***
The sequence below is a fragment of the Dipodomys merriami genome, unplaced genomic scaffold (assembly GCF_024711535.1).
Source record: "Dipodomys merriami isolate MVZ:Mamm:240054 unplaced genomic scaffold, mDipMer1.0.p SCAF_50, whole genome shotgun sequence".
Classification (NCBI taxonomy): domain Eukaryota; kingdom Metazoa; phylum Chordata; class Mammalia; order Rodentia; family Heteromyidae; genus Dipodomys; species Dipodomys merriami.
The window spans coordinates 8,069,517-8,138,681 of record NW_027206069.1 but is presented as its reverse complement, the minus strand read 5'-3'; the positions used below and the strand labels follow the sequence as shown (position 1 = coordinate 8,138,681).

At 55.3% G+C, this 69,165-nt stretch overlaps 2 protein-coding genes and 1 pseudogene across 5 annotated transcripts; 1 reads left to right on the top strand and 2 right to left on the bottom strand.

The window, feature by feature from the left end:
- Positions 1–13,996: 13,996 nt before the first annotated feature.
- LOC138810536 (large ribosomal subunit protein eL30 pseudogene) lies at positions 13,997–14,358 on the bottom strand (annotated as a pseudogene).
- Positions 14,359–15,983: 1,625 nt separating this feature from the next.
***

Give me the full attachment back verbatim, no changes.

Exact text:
The sequence below is a fragment of the Dipodomys merriami genome, unplaced genomic scaffold (assembly GCF_024711535.1).
Source record: "Dipodomys merriami isolate MVZ:Mamm:240054 unplaced genomic scaffold, mDipMer1.0.p SCAF_50, whole genome shotgun sequence".
Classification (NCBI taxonomy): domain Eukaryota; kingdom Metazoa; phylum Chordata; class Mammalia; order Rodentia; family Heteromyidae; genus Dipodomys; species Dipodomys merriami.
The window spans coordinates 8,069,517-8,138,681 of record NW_027206069.1 but is presented as its reverse complement, the minus strand read 5'-3'; the positions used below and the strand labels follow the sequence as shown (position 1 = coordinate 8,138,681).

At 55.3% G+C, this 69,165-nt stretch overlaps 2 protein-coding genes and 1 pseudogene across 5 annotated transcripts; 1 reads left to right on the top strand and 2 right to left on the bottom strand.

The window, feature by feature from the left end:
- Positions 1–13,996: 13,996 nt before the first annotated feature.
- LOC138810536 (large ribosomal subunit protein eL30 pseudogene) lies at positions 13,997–14,358 on the bottom strand (annotated as a pseudogene).
- Positions 14,359–15,983: 1,625 nt separating this feature from the next.